open access

Vol 57, No 1-4 (2006)
MARITIME HEALTH
Submitted: 2013-02-18
Published online: 2010-03-26
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Work related mortality among merchant seafarers employed in UK Royal Fleet Auxillary shipping from 1976 to 2005

Stephen E. Roberts, Peter Marlow
International Maritime Health 2006;57(1-4):24-35.

open access

Vol 57, No 1-4 (2006)
MARITIME HEALTH
Submitted: 2013-02-18
Published online: 2010-03-26

Abstract

Background: Over 2300 merchant seafarers are currently employed on board UK Royal Fleet Auxiliary (RFA) ships. However, little is known about work related mortality among these seafarers, and whether it is lower than among seafarers in merchant fleets.
Objectives: To establish the causes and circumstances of all work related deaths among seafarers who were employed in RFA ships from 1976 to 2005, to compare mortality rates with those in other merchant fleets, and to identify implications for maritime health.
Methods: A population based study of work related mortality over 30 years.
Results: A total of 60 deaths among seafarers in RFA ships were caused by disease (30), accidents (19), suicide (6), homicide (one), and inconclusive causes (4). Six of the 19 fatal accidents were directly related to work duties (occupational accidents), 12 occurred during off-duty time and one resulted from a shipping disaster. The fatal accident rate was about one half, and the fatal work related accident rate was about one quarter, of corresponding rates in UK merchant shipping from 1976-2002;and they were much lower than those in merchant fleets internationally. The fatal accident rate in RFA shipping also fell by about 80% over the 30 year study period.
Conclusions: The lower fatal accident rates in RFA shipping, particularly for work related accidents, presumably reflect a lower incidence of hazardous working practices, arising from better training and career pathways for seafarers in RFA shipping, as well as better maintained ships with higher manning levels than in merchant shipping.

Abstract

Background: Over 2300 merchant seafarers are currently employed on board UK Royal Fleet Auxiliary (RFA) ships. However, little is known about work related mortality among these seafarers, and whether it is lower than among seafarers in merchant fleets.
Objectives: To establish the causes and circumstances of all work related deaths among seafarers who were employed in RFA ships from 1976 to 2005, to compare mortality rates with those in other merchant fleets, and to identify implications for maritime health.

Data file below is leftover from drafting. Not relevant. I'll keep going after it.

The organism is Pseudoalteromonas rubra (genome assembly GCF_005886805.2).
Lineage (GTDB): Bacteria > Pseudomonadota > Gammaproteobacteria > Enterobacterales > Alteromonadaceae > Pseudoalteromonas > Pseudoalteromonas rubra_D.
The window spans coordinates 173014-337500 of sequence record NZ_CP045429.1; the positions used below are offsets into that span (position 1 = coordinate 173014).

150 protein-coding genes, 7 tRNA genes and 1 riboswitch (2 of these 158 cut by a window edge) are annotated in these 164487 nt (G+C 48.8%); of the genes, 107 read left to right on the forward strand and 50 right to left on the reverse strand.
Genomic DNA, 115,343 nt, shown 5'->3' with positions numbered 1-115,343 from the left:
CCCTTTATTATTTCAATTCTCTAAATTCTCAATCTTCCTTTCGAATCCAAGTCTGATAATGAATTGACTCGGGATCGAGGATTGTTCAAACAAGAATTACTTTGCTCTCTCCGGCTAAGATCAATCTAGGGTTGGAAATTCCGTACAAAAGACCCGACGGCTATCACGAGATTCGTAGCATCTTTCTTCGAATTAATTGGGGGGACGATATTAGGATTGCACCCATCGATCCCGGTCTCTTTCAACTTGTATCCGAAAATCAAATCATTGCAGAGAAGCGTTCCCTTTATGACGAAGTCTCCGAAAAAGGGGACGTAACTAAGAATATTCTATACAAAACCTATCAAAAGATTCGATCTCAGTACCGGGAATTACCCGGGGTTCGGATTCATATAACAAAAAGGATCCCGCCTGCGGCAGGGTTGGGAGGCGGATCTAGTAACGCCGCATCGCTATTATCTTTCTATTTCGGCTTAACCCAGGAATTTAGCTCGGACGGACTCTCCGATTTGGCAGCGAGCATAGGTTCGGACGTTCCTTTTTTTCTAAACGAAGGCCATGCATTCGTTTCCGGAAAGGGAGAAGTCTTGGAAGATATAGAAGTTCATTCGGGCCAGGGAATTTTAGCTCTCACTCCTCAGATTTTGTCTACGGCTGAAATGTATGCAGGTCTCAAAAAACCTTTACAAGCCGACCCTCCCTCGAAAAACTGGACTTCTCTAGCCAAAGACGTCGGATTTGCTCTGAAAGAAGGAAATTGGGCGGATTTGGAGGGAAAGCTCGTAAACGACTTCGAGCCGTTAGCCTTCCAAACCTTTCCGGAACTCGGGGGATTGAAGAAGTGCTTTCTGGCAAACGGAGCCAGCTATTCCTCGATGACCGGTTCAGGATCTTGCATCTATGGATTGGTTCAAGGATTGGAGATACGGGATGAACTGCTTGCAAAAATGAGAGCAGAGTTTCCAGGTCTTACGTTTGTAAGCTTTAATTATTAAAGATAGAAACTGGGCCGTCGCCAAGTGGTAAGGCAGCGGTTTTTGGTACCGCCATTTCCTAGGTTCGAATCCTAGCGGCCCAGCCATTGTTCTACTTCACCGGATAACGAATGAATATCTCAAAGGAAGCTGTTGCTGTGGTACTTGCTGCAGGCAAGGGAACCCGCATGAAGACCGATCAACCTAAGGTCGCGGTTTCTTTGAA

Methods: A population based study of work related mortality over 30 years.
Results: A total of 60 deaths among seafarers in RFA ships were caused by disease (30), accidents (19), suicide (6), homicide (one), and inconclusive causes (4). Six of the 19 fatal accidents were directly related to work duties (occupational accidents), 12 occurred during off-duty time and one resulted from a shipping disaster. The fatal accident rate was about one half, and the fatal work related accident rate was about one quarter, of corresponding rates in UK merchant shipping from 1976-2002;and they were much lower than those in merchant fleets internationally. The fatal accident rate in RFA shipping also fell by about 80% over the 30 year study period.
Conclusions: The lower fatal accident rates in RFA shipping, particularly for work related accidents, presumably reflect a lower incidence of hazardous working practices, arising from better training and career pathways for seafarers in RFA shipping, as well as better maintained ships with higher manning levels than in merchant shipping.
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Keywords

Royal Fleet Auxiliary ships; seafarers; fatal accidents; mortality rates.

About this article
Title

Work related mortality among merchant seafarers employed in UK Royal Fleet Auxillary shipping from 1976 to 2005

Journal

International Maritime Health

Issue

Vol 57, No 1-4 (2006)

Pages

24-35

Published online

2010-03-26

Bibliographic record

International Maritime Health 2006;57(1-4):24-35.

Keywords

Royal Fleet Auxiliary ships
seafarers
fatal accidents
mortality rates.

Authors

Stephen E. Roberts
Peter Marlow

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